Skip to Main Content

++

Back pain

++

This section includes low (lumbosacral) back pain and thoracic back pain.

++

Low back pain (LBP)

++

The most common cause of LBP presenting to the doctor is dysfunction of the spinal intervertebral joints (mechanical back pain or back strain/‘sprain’) due to injury. This problem accounts for ∼72% of cases of LBP, while lumbar spondylosis (degenerative osteoarthritis) is responsible for ∼10% of cases of painful backs presenting to the GP. Musculoligamentous strain is common but usually settles in days. The management of back pain depends on the cause.

++
Table Graphic Jump Location
Table B1

Low back pain: diagnostic strategy model

++ Key examination
++

Follow the LOOK, FEEL, MOVE, MEASURE clinical approach with an emphasis on palpation—central and lateral.

++

The movements of the lumbosacral spine with normal ranges are:

++

  • extension 20°–30°

  • forward flexion 75°–90°

  • lateral flexion (left and right) 30°

+

Perform a neurological and vascular examination of the lower limb/s if pain.

++ Key investigation
++

This should be conservative, especially in the absence of red flags. Basic screening is:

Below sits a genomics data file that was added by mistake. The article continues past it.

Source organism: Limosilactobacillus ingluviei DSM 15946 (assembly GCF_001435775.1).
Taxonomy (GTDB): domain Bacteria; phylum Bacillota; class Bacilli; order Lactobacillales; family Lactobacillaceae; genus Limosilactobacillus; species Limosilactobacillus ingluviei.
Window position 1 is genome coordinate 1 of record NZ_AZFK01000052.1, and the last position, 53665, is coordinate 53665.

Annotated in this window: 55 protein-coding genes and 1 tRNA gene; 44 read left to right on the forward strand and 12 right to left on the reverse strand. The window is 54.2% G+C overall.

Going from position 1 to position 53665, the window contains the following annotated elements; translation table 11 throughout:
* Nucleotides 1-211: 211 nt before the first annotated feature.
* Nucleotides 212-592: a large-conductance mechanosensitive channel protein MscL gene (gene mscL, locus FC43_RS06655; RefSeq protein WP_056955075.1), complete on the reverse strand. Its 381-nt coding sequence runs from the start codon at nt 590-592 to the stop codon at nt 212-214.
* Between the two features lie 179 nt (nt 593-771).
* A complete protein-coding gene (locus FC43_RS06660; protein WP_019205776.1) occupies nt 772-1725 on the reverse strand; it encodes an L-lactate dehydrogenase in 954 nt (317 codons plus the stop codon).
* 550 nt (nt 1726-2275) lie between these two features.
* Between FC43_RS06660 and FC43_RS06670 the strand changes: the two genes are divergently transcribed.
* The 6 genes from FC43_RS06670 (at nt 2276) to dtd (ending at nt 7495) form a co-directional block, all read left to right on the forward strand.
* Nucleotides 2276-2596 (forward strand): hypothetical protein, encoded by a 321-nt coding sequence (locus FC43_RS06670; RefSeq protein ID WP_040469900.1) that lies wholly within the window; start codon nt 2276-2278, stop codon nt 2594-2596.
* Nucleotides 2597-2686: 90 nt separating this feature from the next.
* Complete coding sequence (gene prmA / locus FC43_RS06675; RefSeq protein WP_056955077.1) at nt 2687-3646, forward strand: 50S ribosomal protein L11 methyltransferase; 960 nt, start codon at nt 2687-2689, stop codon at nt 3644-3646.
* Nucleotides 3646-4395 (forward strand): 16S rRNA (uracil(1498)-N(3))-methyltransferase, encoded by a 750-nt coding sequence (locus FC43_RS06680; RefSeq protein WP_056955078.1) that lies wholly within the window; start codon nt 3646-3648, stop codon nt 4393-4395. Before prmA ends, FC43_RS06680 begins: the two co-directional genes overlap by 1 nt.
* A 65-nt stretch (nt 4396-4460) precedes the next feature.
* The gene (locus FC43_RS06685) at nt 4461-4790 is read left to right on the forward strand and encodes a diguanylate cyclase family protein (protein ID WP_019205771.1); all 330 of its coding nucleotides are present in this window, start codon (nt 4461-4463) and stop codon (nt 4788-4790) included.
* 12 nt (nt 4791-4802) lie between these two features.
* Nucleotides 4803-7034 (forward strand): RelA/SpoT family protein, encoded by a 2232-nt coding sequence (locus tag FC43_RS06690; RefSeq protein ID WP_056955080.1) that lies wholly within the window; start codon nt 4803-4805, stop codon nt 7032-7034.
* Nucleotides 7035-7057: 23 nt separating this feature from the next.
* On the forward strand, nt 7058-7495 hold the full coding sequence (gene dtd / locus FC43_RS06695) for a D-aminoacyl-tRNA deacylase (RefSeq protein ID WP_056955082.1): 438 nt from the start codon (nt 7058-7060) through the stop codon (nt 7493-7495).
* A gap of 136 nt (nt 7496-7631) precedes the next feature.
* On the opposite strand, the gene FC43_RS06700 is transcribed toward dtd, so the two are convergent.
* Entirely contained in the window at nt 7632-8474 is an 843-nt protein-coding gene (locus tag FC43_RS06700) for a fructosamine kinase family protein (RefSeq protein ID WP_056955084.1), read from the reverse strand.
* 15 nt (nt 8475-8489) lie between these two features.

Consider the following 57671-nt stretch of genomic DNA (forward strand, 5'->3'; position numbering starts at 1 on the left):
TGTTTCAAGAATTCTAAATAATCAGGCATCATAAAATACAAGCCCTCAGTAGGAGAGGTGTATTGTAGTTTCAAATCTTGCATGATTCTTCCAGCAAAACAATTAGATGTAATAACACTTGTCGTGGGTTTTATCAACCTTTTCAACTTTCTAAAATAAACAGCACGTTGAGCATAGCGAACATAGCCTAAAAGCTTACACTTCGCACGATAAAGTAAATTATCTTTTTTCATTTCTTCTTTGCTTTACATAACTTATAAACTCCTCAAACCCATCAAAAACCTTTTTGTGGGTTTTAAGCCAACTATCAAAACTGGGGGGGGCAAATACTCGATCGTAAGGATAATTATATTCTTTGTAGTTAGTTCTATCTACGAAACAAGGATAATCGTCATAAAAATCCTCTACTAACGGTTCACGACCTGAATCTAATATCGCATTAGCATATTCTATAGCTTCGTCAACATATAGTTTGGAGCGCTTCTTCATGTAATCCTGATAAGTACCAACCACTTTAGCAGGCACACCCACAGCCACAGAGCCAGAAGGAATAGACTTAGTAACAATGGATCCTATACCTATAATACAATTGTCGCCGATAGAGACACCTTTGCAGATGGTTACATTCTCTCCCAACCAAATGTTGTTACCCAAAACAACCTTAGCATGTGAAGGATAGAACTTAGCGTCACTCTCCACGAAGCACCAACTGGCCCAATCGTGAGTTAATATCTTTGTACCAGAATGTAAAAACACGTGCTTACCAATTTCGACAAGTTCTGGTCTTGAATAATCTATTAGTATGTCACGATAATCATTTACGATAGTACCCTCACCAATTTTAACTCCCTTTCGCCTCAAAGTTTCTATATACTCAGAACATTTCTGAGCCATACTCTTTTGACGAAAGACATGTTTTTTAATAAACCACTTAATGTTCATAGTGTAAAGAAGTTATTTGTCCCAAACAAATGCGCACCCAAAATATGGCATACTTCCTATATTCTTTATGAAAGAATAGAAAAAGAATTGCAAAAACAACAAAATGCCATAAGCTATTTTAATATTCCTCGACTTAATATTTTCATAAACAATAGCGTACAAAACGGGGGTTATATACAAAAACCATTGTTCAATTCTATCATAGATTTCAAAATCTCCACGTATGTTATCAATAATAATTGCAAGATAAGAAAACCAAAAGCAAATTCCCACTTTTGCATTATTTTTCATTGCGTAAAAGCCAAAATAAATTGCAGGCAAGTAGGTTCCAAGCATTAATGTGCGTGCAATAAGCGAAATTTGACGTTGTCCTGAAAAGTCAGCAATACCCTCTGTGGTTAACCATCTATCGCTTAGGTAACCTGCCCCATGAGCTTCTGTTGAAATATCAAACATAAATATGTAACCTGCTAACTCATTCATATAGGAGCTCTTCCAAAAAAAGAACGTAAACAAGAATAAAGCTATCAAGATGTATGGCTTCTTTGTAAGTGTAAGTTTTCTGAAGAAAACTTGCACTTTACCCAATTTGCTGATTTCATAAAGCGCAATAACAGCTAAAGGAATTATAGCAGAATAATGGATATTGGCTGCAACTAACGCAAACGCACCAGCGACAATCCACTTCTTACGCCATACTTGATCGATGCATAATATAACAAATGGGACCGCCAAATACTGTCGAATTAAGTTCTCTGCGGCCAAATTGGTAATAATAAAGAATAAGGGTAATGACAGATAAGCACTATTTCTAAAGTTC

++

  • FBE

  • ESR/CRP

  • urinalysis

  • serum alkaline phosphatase

  • PSA in males 50–75 years

  • plain X-ray if chronic pain and red flags

+

Reserve CT scan, MRI or radionuclide scan for suspected serious disease (malignancy and infection).

++
Summary of diagnostic guidelines for spinal pain
++

  • Continuous pain (day and night) = neoplasia, esp. malignancy or infection.

  • The big primary malignancy is multiple myeloma.

  • The big 3 metastases are from lung, breast and prostate.

  • The other 3 metastases are from thyroid, kidney/adrenal and melanoma.

  • Pain with standing/walking (relief with sitting) = spondylolisthesis.

  • Pain (and stiffness) at rest, relief with activity = inflammation.

  • In a young person with inflammation think of ankylosing spondylitis, Reiter syndrome or reactive arthritis. Stiffness at rest, pain with or after activity, relief with rest = osteoarthritis.

  • Pain provoked by activity, relief with rest = mechanical dysfunction.

  • Pain in bed at early morning = inflammation, depression or malignancy/infection.

  • Pain in periphery of limb = ...

Pop-up div Successfully Displayed

This div only appears when the trigger link is hovered over. Otherwise it is hidden from view.